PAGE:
Assam is one of the largest eri cocoon producing States of the country, due to the lack of proper equipment to produce the weft yarn from these silk cocoons, Stateâ€™s artisans have now gradually started withdrawing from their tradition of weaving eri cloths, a natural warm silk cloth made of the yarns derived from the cocoons of eri worms. which are known to be wholly organic and hence have a great demand in other parts of the country and abroad as well.
To take away the problem of spinning the weft yarn of eri silk, A new charkha has been innovated with an aim at checking the massive flight of eri cocoon to other parts of the country, which are either not known for their traditional eri culture or far behind the State in eri cocoon production.
The new charkha, innovated by former North Eastern Institute of Science and Technology (NEIST, formerly Regional Research Laboratory), Jorhat SN Choudhury and his mechanical engineer son KN Choudhury at the workshop they have set up at their Shreenagar-based house here and named â€“ Choudhury Eri Spinning Charkha-II â€“ is expected to remove this problem and Stateâ€™s artisans would now be able to weave their cloths comfortably and thus the flight of eri cocoons from the State could be prevented.
The charkha innovated by Choudhury and his son can be operated manually and its weight is around 6.5 kg and it can be operated from both right and left directions through an adjustable pedal. The equipment is made of wood, brass and steel parts, bearing and bushings. Even children can operate it.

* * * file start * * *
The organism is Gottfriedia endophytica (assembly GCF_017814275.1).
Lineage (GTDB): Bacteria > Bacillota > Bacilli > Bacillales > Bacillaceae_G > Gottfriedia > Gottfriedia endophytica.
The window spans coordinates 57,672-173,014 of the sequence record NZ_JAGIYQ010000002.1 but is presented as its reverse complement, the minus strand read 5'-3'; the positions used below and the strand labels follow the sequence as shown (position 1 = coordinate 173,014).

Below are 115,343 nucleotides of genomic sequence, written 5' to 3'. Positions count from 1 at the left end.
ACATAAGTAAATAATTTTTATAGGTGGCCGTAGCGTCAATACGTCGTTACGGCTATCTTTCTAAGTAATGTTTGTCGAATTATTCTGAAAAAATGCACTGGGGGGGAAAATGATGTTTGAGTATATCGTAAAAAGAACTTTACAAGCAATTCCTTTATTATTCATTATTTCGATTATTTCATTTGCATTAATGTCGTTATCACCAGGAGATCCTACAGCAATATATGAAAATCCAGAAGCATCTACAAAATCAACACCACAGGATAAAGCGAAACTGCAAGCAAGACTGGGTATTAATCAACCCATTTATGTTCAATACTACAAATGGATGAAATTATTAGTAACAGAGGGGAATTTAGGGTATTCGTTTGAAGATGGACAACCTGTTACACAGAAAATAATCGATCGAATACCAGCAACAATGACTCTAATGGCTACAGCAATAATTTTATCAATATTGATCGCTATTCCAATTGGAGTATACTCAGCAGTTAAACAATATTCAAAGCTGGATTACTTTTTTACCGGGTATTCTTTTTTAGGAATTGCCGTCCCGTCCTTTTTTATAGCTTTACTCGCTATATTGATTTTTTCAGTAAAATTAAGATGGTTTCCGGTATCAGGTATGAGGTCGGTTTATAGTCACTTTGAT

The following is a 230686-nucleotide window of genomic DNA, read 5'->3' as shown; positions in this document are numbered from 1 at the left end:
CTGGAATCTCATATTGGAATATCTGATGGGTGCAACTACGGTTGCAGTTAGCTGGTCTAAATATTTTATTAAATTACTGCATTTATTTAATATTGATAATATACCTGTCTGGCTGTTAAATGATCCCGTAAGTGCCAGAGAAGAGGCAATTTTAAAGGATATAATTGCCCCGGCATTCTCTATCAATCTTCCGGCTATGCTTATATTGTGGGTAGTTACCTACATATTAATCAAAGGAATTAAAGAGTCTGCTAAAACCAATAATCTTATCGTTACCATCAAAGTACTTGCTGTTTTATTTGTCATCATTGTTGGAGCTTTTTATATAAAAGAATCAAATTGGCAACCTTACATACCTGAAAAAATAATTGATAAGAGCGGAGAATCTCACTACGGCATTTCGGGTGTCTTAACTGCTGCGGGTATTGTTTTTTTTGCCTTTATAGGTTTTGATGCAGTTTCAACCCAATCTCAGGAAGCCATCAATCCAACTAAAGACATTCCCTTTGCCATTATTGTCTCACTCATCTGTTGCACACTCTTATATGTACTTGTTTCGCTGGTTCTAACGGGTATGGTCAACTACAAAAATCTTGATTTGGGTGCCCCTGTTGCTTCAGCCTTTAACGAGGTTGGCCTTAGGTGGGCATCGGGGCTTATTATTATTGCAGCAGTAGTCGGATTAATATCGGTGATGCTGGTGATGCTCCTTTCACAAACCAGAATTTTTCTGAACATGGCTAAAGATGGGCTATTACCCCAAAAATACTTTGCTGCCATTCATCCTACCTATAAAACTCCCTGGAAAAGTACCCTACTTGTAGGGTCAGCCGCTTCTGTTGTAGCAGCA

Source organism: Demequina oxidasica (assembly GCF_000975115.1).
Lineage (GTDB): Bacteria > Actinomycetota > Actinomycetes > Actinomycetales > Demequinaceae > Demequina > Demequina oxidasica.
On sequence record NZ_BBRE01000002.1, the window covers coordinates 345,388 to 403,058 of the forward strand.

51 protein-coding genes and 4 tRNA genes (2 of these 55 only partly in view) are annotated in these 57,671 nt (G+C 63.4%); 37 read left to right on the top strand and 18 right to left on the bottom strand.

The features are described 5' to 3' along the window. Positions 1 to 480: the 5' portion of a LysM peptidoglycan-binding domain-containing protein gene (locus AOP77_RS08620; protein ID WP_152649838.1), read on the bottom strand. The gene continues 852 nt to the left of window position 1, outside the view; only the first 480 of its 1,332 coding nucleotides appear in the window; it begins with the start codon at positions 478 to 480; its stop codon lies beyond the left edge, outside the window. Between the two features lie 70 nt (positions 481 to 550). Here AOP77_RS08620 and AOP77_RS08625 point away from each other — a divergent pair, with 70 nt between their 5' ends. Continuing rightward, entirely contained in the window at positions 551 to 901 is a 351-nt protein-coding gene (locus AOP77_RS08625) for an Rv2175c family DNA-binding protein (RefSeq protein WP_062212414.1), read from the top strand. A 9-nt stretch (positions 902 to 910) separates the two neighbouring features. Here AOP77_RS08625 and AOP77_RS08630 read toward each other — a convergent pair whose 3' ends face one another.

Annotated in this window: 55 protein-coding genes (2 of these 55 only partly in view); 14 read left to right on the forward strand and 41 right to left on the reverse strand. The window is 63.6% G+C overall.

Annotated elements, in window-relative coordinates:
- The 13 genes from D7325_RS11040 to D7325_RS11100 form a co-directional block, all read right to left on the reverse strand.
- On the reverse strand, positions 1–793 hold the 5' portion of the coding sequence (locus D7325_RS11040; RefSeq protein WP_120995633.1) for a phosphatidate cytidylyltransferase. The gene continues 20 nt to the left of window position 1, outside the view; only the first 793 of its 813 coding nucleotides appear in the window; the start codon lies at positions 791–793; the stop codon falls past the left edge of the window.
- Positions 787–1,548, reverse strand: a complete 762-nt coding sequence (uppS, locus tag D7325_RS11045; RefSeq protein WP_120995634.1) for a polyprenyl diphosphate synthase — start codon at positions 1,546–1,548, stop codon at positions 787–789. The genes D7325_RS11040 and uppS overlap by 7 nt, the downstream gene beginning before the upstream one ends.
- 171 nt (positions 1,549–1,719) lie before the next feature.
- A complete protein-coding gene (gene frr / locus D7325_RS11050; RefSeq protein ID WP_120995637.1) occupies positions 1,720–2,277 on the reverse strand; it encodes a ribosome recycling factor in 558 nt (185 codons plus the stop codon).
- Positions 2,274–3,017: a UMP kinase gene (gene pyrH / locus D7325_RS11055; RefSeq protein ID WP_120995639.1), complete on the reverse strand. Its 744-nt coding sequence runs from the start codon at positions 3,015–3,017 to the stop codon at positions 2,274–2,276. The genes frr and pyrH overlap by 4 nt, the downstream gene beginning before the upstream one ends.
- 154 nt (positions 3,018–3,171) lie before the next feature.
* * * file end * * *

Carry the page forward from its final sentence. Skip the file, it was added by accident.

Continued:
Noted sericulture entrepreneur Chandan Keshab of Boko Milanpur, who is a member of a Boko-based large eri producersâ€™ group, said that their group has been testing the equipment for the past one year and found that it has been able to reduce the time period of production of weft yearn.
About 250 grams of weft yarn of about 25 counts could be produced with the help of this equipment within eight hours.
SN Choudhury said that experiments are going on also on the amount of warp eri yarn the equipment can produce. The idea to invent this charkha came to mind because of the low output of the existing eri charkha, which led to the massive flight of eri cocoons to various parts of the country, affecting the sericulture industry of the State.
Choudhury has been feeling the need of such a charkha, following the invention of a charkha by his father late Jnanananda Choudhury, a former teacher of the cityâ€™s Arya Vidyapeeth Higher Secondary and Multipurpose School in the 1950s. His fatherâ€™s charkha is known as the Choudhury Eri Spinning Charkha No. 1 and it was well received by the NE artisans and traders involved in the sector. It was exported to some South Asian countries too.
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